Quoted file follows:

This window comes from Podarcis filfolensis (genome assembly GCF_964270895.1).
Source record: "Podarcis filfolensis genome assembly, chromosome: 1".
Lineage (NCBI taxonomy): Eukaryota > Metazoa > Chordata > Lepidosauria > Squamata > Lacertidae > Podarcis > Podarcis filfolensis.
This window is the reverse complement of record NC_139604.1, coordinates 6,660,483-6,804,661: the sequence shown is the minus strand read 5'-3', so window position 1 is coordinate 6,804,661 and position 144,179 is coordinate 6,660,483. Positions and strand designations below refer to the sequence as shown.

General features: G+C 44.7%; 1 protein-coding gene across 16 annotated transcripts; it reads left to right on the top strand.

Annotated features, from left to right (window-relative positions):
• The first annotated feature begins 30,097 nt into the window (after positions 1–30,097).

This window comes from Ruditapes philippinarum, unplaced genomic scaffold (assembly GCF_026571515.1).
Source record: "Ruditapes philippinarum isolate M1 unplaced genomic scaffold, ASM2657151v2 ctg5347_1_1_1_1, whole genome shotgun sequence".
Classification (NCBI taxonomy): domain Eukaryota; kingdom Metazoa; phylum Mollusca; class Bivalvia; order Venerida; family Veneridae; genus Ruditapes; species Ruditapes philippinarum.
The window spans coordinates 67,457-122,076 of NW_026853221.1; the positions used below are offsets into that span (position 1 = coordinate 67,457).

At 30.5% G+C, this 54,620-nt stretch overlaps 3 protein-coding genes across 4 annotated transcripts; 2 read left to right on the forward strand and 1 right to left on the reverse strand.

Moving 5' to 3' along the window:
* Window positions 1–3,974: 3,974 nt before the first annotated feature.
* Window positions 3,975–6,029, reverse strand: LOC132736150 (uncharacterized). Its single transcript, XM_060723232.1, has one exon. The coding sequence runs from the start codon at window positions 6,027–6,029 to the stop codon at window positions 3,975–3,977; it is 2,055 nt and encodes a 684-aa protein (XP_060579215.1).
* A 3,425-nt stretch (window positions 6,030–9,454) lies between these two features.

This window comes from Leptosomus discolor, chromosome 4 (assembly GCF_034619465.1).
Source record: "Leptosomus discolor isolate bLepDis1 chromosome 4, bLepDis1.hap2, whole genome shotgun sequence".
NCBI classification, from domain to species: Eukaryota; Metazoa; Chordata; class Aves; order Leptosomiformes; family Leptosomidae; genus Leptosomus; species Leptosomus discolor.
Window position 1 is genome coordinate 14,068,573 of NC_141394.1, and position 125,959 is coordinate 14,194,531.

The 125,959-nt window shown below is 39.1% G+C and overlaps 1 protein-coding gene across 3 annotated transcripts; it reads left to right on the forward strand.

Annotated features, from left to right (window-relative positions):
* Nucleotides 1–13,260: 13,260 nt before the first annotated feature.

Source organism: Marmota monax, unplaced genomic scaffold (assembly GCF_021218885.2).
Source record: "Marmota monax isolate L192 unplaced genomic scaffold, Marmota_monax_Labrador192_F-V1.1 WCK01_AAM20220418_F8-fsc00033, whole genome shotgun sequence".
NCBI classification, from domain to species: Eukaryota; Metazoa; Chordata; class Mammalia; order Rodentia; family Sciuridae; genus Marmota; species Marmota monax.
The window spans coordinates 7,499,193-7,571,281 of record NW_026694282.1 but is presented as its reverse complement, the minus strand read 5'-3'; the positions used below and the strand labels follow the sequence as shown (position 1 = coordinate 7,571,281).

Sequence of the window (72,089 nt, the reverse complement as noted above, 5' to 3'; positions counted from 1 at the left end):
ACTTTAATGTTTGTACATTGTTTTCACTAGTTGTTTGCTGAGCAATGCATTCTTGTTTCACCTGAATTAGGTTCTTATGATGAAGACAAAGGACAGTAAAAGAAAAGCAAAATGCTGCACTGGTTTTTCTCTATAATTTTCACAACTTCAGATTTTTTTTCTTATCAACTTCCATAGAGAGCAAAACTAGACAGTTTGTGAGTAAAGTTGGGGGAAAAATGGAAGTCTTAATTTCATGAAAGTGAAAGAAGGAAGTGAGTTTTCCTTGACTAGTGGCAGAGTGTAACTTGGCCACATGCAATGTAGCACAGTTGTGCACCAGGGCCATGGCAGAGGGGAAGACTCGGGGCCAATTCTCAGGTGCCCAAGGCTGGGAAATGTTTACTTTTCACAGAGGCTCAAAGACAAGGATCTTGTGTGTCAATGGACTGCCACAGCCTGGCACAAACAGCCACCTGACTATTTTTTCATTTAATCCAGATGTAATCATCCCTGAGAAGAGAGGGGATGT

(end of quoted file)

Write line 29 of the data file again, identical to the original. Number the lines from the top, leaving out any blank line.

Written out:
ACTTTAATGTTTGTACATTGTTTTCACTAGTTGTTTGCTGAGCAATGCATTCTTGTTTCACCTGAATTAGGTTCTTATGATGAAGACAAAGGACAGTAAAAGAAAAGCAAAATGCTGCACTGGTTTTTCTCTATAATTTTCACAACTTCAGATTTTTTTTCTTATCAACTTCCATAGAGAGCAAAACTAGACAGTTTGTGAGTAAAGTTGGGGGAAAAATGGAAGTCTTAATTTCATGAAAGTGAAAGAAGGAAGTGAGTTTTCCTTGACTAGTGGCAGAGTGTAACTTGGCCACATGCAATGTAGCACAGTTGTGCACCAGGGCCATGGCAGAGGGGAAGACTCGGGGCCAATTCTCAGGTGCCCAAGGCTGGGAAATGTTTACTTTTCACAGAGGCTCAAAGACAAGGATCTTGTGTGTCAATGGACTGCCACAGCCTGGCACAAACAGCCACCTGACTATTTTTTCATTTAATCCAGATGTAATCATCCCTGAGAAGAGAGGGGATGT